It was the Greeks who made astrology into what we know today. In his History of Western Astrology, Jim Tester contends that the twelve equal signs as we know them from Aries to Pisces was standardised in the fifth century BCE, at the time of Greece’s Golden Age. And it was definitely the Greeks who (at least in the West) first came up with the concept of natal (birth) astrology (or, to use the scholarly name, genethlialogy).
While looking at all this, it’s important to remember that the sciences were not distinguished as they are today. Astrology and astronomy were the same discipline, and two of the greatest Greek astronomers, Hipparchus of Nicaea and Claudius Ptolemy, were also astrologers. (Astronomers also tended to be astrologers up to the seventeenth century.) Meteorology was part of the same package, and the planets were used to predict the weather. Aristotle in his Politics tells of the Greek philosopher Thales, who “knew by his skill in the stars while it was yet winter that there would be a great harvest of olives in the coming year; so, having a little money, he gave deposits for the use of all the olive-presses in Chios and Miletus, which he hired at a low price because no one bid against him. When the harvest-time came, and many were wanted all at once and of a sudden, he let them out at any rate which he pleased, and made a quantity of money. Thus he showed the world that philosophers can easily be rich if they like, but that their ambition is of another sort.”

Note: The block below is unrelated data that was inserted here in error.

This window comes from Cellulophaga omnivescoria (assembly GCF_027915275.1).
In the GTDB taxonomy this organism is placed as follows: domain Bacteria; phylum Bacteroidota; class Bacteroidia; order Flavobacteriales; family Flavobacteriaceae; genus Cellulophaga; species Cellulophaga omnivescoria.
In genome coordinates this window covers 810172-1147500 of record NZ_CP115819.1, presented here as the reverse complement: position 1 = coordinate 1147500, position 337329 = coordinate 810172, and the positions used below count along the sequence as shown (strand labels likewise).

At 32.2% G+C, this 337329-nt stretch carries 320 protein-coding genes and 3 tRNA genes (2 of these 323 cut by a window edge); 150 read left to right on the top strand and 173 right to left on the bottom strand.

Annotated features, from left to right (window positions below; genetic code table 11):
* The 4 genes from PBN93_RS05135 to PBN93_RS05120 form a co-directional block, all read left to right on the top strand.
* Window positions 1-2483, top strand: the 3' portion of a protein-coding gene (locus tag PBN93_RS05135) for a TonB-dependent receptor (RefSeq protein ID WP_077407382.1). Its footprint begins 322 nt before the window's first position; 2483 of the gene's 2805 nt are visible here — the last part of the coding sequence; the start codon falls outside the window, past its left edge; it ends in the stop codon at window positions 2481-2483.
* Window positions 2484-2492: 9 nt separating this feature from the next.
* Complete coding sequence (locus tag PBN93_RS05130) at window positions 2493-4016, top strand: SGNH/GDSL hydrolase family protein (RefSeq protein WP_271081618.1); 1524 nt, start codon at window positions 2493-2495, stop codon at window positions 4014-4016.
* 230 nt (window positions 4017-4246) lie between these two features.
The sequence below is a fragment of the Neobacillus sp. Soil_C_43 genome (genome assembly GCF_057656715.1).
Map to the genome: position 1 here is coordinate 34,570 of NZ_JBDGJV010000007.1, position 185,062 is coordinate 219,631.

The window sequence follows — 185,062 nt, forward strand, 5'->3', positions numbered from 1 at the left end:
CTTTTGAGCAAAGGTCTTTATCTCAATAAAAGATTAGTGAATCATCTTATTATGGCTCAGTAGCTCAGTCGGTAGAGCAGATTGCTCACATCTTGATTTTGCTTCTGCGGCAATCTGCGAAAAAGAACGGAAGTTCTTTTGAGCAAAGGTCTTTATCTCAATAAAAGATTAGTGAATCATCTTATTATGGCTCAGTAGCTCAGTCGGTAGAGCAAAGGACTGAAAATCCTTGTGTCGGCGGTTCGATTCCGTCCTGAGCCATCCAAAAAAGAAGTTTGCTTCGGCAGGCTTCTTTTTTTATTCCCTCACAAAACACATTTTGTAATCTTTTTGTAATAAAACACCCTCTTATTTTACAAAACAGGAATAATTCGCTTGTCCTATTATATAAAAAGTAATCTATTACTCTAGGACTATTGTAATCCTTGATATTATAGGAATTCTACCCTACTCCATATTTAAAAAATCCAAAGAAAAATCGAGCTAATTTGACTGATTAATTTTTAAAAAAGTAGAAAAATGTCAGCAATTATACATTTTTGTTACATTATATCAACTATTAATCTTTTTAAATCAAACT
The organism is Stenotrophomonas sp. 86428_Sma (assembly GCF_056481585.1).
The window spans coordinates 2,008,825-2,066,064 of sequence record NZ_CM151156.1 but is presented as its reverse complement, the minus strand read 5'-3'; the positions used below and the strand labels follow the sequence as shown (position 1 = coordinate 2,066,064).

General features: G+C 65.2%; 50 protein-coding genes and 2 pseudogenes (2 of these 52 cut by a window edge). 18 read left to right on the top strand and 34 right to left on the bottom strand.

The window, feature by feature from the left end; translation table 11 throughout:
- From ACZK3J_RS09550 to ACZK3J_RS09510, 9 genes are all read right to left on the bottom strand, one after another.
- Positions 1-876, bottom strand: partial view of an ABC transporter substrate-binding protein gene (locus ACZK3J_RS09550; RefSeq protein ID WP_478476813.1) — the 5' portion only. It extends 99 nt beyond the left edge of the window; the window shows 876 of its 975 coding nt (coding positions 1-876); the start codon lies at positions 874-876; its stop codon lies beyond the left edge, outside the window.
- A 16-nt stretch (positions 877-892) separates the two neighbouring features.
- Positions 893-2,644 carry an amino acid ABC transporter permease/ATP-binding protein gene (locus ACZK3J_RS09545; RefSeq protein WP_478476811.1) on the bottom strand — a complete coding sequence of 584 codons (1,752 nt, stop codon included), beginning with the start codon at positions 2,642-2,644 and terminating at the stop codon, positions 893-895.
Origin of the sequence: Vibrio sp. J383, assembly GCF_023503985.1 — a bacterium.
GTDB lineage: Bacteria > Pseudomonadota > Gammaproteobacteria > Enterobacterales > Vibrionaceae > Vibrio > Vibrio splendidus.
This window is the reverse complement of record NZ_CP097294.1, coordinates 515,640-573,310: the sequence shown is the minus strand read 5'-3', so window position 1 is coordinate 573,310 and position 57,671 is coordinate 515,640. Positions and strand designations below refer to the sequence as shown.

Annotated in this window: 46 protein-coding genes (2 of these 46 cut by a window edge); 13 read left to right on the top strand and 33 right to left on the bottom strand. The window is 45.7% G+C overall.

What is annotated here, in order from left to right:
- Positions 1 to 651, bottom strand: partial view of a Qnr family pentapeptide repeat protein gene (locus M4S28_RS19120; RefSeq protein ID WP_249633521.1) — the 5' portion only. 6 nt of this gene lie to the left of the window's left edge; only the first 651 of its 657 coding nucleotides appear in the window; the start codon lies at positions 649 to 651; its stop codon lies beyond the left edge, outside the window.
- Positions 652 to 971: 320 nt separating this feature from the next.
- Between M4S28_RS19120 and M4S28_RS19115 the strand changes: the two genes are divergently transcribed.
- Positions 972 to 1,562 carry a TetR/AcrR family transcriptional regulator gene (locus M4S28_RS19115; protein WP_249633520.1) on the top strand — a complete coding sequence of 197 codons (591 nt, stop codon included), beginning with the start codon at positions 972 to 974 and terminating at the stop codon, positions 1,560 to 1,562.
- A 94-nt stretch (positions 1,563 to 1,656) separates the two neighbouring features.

Medicine, too, had a link to astrology. The ancient and widespread idea that the human being, the microcosm, corresponds to the universe, the macrocosm, led the Greeks to assign the signs of the zodiac to different parts of the body. Aries, the first sign, was assigned the head; to Pisces, the last, were ascribed the feet. This enabled physicians to diagnose illnesses and prescribe treatments based on the patient’s horoscope and the positions of the planets. The connection between astrology and medicine lasted a long time, up until the eighteenth century. Before then, even sceptics admitted that it was useful to consult the stars for medical purposes. And astrologers who were attacked for the inaccuracy of their predictions retorted that the doctors did no better.